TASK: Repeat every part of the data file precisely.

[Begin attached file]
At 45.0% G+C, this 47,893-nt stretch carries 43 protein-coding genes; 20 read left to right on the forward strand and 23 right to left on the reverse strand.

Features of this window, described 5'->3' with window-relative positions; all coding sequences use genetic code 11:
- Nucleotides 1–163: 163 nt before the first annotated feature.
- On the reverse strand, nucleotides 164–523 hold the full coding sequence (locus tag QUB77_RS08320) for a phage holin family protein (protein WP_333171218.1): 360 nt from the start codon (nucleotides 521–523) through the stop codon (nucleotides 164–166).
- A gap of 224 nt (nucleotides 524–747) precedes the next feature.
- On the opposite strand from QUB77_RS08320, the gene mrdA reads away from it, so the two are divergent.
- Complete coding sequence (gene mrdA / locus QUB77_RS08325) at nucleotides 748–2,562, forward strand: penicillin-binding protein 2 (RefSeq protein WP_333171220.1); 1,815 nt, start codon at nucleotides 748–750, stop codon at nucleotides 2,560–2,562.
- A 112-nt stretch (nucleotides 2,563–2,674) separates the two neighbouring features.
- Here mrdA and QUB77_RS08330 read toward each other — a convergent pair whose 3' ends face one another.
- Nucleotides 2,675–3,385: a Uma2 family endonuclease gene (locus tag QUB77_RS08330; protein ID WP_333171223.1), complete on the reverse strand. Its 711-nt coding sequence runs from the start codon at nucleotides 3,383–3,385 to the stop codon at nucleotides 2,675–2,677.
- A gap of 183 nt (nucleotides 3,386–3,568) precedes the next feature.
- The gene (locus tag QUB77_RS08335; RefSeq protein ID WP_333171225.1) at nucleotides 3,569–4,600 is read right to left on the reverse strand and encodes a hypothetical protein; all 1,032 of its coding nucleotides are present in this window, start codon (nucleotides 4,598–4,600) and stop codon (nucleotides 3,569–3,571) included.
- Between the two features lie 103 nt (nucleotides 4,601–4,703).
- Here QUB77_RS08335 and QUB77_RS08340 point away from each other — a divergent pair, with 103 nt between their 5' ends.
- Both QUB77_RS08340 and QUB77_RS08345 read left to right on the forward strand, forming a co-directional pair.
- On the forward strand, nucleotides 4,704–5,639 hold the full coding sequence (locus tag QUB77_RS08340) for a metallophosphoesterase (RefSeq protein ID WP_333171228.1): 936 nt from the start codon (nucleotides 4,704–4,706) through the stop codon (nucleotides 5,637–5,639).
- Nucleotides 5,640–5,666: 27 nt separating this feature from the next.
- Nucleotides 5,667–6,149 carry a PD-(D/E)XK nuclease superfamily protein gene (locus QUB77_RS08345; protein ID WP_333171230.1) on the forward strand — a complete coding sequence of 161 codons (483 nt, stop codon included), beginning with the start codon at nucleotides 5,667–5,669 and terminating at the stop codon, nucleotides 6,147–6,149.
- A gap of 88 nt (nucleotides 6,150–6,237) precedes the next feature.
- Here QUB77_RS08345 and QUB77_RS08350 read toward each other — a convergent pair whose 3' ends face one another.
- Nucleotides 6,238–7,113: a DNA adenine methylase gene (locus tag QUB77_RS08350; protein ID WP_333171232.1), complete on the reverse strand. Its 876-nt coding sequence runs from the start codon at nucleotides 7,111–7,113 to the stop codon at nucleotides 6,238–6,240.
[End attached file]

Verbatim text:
At 45.0% G+C, this 47,893-nt stretch carries 43 protein-coding genes; 20 read left to right on the forward strand and 23 right to left on the reverse strand.

Features of this window, described 5'->3' with window-relative positions; all coding sequences use genetic code 11:
- Nucleotides 1–163: 163 nt before the first annotated feature.
- On the reverse strand, nucleotides 164–523 hold the full coding sequence (locus tag QUB77_RS08320) for a phage holin family protein (protein WP_333171218.1): 360 nt from the start codon (nucleotides 521–523) through the stop codon (nucleotides 164–166).
- A gap of 224 nt (nucleotides 524–747) precedes the next feature.
- On the opposite strand from QUB77_RS08320, the gene mrdA reads away from it, so the two are divergent.
- Complete coding sequence (gene mrdA / locus QUB77_RS08325) at nucleotides 748–2,562, forward strand: penicillin-binding protein 2 (RefSeq protein WP_333171220.1); 1,815 nt, start codon at nucleotides 748–750, stop codon at nucleotides 2,560–2,562.
- A 112-nt stretch (nucleotides 2,563–2,674) separates the two neighbouring features.
- Here mrdA and QUB77_RS08330 read toward each other — a convergent pair whose 3' ends face one another.
- Nucleotides 2,675–3,385: a Uma2 family endonuclease gene (locus tag QUB77_RS08330; protein ID WP_333171223.1), complete on the reverse strand. Its 711-nt coding sequence runs from the start codon at nucleotides 3,383–3,385 to the stop codon at nucleotides 2,675–2,677.
- A gap of 183 nt (nucleotides 3,386–3,568) precedes the next feature.
- The gene (locus tag QUB77_RS08335; RefSeq protein ID WP_333171225.1) at nucleotides 3,569–4,600 is read right to left on the reverse strand and encodes a hypothetical protein; all 1,032 of its coding nucleotides are present in this window, start codon (nucleotides 4,598–4,600) and stop codon (nucleotides 3,569–3,571) included.
- Between the two features lie 103 nt (nucleotides 4,601–4,703).
- Here QUB77_RS08335 and QUB77_RS08340 point away from each other — a divergent pair, with 103 nt between their 5' ends.
- Both QUB77_RS08340 and QUB77_RS08345 read left to right on the forward strand, forming a co-directional pair.
- On the forward strand, nucleotides 4,704–5,639 hold the full coding sequence (locus tag QUB77_RS08340) for a metallophosphoesterase (RefSeq protein ID WP_333171228.1): 936 nt from the start codon (nucleotides 4,704–4,706) through the stop codon (nucleotides 5,637–5,639).
- Nucleotides 5,640–5,666: 27 nt separating this feature from the next.
- Nucleotides 5,667–6,149 carry a PD-(D/E)XK nuclease superfamily protein gene (locus QUB77_RS08345; protein ID WP_333171230.1) on the forward strand — a complete coding sequence of 161 codons (483 nt, stop codon included), beginning with the start codon at nucleotides 5,667–5,669 and terminating at the stop codon, nucleotides 6,147–6,149.
- A gap of 88 nt (nucleotides 6,150–6,237) precedes the next feature.
- Here QUB77_RS08345 and QUB77_RS08350 read toward each other — a convergent pair whose 3' ends face one another.
- Nucleotides 6,238–7,113: a DNA adenine methylase gene (locus tag QUB77_RS08350; protein ID WP_333171232.1), complete on the reverse strand. Its 876-nt coding sequence runs from the start codon at nucleotides 7,111–7,113 to the stop codon at nucleotides 6,238–6,240.